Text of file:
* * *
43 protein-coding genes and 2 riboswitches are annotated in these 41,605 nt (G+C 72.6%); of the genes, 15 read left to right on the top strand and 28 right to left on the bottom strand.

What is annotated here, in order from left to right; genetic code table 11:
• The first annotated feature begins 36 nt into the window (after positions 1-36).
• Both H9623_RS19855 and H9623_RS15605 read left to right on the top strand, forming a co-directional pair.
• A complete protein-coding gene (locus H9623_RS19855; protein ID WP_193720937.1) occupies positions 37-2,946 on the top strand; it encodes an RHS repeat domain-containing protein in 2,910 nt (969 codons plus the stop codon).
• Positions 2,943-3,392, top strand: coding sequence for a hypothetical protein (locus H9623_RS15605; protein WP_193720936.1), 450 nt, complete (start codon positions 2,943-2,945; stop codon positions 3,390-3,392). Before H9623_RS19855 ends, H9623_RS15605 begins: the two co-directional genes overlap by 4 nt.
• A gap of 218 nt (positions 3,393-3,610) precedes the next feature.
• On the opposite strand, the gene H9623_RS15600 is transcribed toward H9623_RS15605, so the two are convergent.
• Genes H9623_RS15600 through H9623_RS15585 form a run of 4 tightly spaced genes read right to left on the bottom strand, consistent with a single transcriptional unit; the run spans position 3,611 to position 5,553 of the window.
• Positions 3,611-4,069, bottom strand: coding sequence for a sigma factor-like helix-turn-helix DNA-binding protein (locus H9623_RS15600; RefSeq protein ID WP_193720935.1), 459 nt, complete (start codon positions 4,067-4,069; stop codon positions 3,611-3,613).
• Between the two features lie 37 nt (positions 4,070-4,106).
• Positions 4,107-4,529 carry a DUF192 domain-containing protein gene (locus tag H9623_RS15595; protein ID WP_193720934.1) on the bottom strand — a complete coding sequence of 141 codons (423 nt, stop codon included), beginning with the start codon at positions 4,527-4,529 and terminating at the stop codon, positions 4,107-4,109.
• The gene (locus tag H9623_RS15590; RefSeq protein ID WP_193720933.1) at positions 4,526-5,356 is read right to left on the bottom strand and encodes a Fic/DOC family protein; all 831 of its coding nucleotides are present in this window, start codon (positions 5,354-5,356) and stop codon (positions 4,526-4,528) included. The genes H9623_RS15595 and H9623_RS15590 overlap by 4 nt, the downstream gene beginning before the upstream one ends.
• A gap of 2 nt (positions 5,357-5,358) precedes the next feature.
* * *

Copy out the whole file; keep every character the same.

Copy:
43 protein-coding genes and 2 riboswitches are annotated in these 41,605 nt (G+C 72.6%); of the genes, 15 read left to right on the top strand and 28 right to left on the bottom strand.

What is annotated here, in order from left to right; genetic code table 11:
• The first annotated feature begins 36 nt into the window (after positions 1-36).
• Both H9623_RS19855 and H9623_RS15605 read left to right on the top strand, forming a co-directional pair.
• A complete protein-coding gene (locus H9623_RS19855; protein ID WP_193720937.1) occupies positions 37-2,946 on the top strand; it encodes an RHS repeat domain-containing protein in 2,910 nt (969 codons plus the stop codon).
• Positions 2,943-3,392, top strand: coding sequence for a hypothetical protein (locus H9623_RS15605; protein WP_193720936.1), 450 nt, complete (start codon positions 2,943-2,945; stop codon positions 3,390-3,392). Before H9623_RS19855 ends, H9623_RS15605 begins: the two co-directional genes overlap by 4 nt.
• A gap of 218 nt (positions 3,393-3,610) precedes the next feature.
• On the opposite strand, the gene H9623_RS15600 is transcribed toward H9623_RS15605, so the two are convergent.
• Genes H9623_RS15600 through H9623_RS15585 form a run of 4 tightly spaced genes read right to left on the bottom strand, consistent with a single transcriptional unit; the run spans position 3,611 to position 5,553 of the window.
• Positions 3,611-4,069, bottom strand: coding sequence for a sigma factor-like helix-turn-helix DNA-binding protein (locus H9623_RS15600; RefSeq protein ID WP_193720935.1), 459 nt, complete (start codon positions 4,067-4,069; stop codon positions 3,611-3,613).
• Between the two features lie 37 nt (positions 4,070-4,106).
• Positions 4,107-4,529 carry a DUF192 domain-containing protein gene (locus tag H9623_RS15595; protein ID WP_193720934.1) on the bottom strand — a complete coding sequence of 141 codons (423 nt, stop codon included), beginning with the start codon at positions 4,527-4,529 and terminating at the stop codon, positions 4,107-4,109.
• The gene (locus tag H9623_RS15590; RefSeq protein ID WP_193720933.1) at positions 4,526-5,356 is read right to left on the bottom strand and encodes a Fic/DOC family protein; all 831 of its coding nucleotides are present in this window, start codon (positions 5,354-5,356) and stop codon (positions 4,526-4,528) included. The genes H9623_RS15595 and H9623_RS15590 overlap by 4 nt, the downstream gene beginning before the upstream one ends.
• A gap of 2 nt (positions 5,357-5,358) precedes the next feature.